• CPU: Intel Core i9-8950HK CPU @ 2.90GHz
  • Operation System: OS X 10.14.6
  • Go Runtime: Go 1.13.1
ScenarioPer Operation Time
Channels: Buffered, Blocking53 ns
Channels: Buffered, Blocking54 ns
Channels: Buffered, Blocking, Contended Write121 ns
Channels: Buffered, Non-blocking60 ns
Channels: Buffered, Non-blocking68 ns
Channels: Buffered, Non-blocking Contended Write205 ns
Disruptor: Sequencer, Reserve One9.73 ns
Disruptor: Sequencer, Reserve Many1.64 ns
Disruptor: Sequencer, Reserve One, Multiple Readers10.4 ns
Disruptor: Sequencer, Reserve Many, Multiple Readers1.59 ns

When In Doubt, Use Channels

Despite Go channels being significantly slower than the Disruptor, channels should still be considered the easiest, best, and most desirable choice for the vast majority of all use cases. The Disruptor's target use case is ultra-low latency environments where application response times are measured in nanoseconds and where stable, consistent latency is paramount and latency spikes cannot be tolerated.


This code is currently experimental and is not recommended for production environments. It does not have any unit tests and is only meant serve as a proof of concept that the Disruptor is possible on the Go runtime despite some of the limits imposed by the Go memory model.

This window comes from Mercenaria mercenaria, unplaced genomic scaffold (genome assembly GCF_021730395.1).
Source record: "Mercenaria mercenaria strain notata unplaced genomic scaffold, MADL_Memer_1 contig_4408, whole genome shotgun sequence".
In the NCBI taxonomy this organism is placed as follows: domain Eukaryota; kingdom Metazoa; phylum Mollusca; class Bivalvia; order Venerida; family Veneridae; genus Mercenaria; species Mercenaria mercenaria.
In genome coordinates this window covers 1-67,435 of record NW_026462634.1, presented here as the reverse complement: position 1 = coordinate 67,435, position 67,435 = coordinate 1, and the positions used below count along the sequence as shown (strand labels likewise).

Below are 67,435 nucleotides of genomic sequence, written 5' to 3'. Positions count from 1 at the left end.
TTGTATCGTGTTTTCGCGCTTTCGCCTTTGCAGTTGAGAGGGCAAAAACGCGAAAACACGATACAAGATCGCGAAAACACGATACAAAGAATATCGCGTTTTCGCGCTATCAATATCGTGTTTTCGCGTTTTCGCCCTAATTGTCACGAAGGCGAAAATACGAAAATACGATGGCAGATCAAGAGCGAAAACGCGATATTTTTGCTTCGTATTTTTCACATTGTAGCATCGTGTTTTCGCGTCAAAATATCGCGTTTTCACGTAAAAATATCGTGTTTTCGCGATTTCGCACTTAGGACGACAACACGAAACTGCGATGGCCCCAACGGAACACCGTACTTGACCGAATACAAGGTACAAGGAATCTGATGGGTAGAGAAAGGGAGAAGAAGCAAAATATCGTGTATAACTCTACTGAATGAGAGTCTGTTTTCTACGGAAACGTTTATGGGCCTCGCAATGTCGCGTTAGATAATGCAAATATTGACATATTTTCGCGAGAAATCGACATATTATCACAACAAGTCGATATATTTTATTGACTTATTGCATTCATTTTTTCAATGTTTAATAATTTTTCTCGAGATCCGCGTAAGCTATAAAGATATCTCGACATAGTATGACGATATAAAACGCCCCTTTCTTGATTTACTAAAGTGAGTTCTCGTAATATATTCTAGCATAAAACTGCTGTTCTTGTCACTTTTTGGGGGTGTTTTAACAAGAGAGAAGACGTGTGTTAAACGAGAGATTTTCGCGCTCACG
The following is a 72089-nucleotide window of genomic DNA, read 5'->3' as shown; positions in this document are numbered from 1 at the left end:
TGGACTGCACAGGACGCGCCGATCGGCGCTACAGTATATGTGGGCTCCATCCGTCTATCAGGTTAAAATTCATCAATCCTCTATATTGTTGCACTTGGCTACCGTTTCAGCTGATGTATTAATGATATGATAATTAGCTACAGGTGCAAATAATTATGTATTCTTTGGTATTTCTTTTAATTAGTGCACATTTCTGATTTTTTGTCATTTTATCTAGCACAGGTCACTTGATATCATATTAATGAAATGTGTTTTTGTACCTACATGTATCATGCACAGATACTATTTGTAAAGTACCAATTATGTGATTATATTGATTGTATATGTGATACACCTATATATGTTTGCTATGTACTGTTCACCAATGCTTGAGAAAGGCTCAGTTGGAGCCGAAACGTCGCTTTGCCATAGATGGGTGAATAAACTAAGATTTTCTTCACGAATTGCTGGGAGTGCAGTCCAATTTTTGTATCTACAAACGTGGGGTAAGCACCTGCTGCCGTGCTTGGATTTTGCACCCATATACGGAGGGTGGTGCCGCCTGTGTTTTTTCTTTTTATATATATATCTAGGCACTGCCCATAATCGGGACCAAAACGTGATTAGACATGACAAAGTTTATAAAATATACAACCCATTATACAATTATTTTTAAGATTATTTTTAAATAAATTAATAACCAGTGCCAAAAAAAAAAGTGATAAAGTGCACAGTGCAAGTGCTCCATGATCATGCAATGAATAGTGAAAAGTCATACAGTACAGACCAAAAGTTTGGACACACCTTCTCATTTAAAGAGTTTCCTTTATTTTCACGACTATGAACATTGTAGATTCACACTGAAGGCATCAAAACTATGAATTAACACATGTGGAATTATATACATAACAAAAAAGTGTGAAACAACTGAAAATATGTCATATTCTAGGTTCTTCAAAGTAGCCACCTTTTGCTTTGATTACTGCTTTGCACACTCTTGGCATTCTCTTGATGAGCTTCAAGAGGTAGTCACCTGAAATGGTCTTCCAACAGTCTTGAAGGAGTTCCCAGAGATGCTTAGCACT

We are very interested to receive feedback on this project and how performance can be improved using subtle techniques such as additional cache line padding, memory alignment, utilizing a pointer vs a struct in a given location, replacing less optimal techniques with more optimal ones, especially in the performance-critical operations Reserve/Commit in the DefaultWriter struct as well as the Read operation of the DefaultReader.


In the Java-based Disruptor implementation, a ring buffer is created, preallocated, and prepopulated with instances of the class which serve as the message type to be transferred between threads. Because Go lacks generics, we have opted to not interact with ring buffers at all within the library code. This has the benefit of avoiding an unnecessary boxing/unboxing type conversions during the receipt of a given message. It also means that it is the responsibility of the application developer to create and populate their particular ring buffer during application wireup. Pre-populating the ring buffer at startup should ensure contiguous memory allocation for all items in the various ring buffer slots, whereas on-the-fly creation may introduce gaps in the memory allocation and subsequent CPU cache misses which introduce latency spikes.

The reference to the ring buffer can (but need not be) be scoped as a package-level variable. The reason for this is that any given application should have very few Disruptor instances. The instances are designed to be created at startup and stopped during shutdown. They are not typically meant to be created ad-hoc and passed around like channel instances. It is the responsibility of the application developer to manage references to the ring buffer instances such that the producer can push messages to the buffer and consumers can receive messages from the buffer.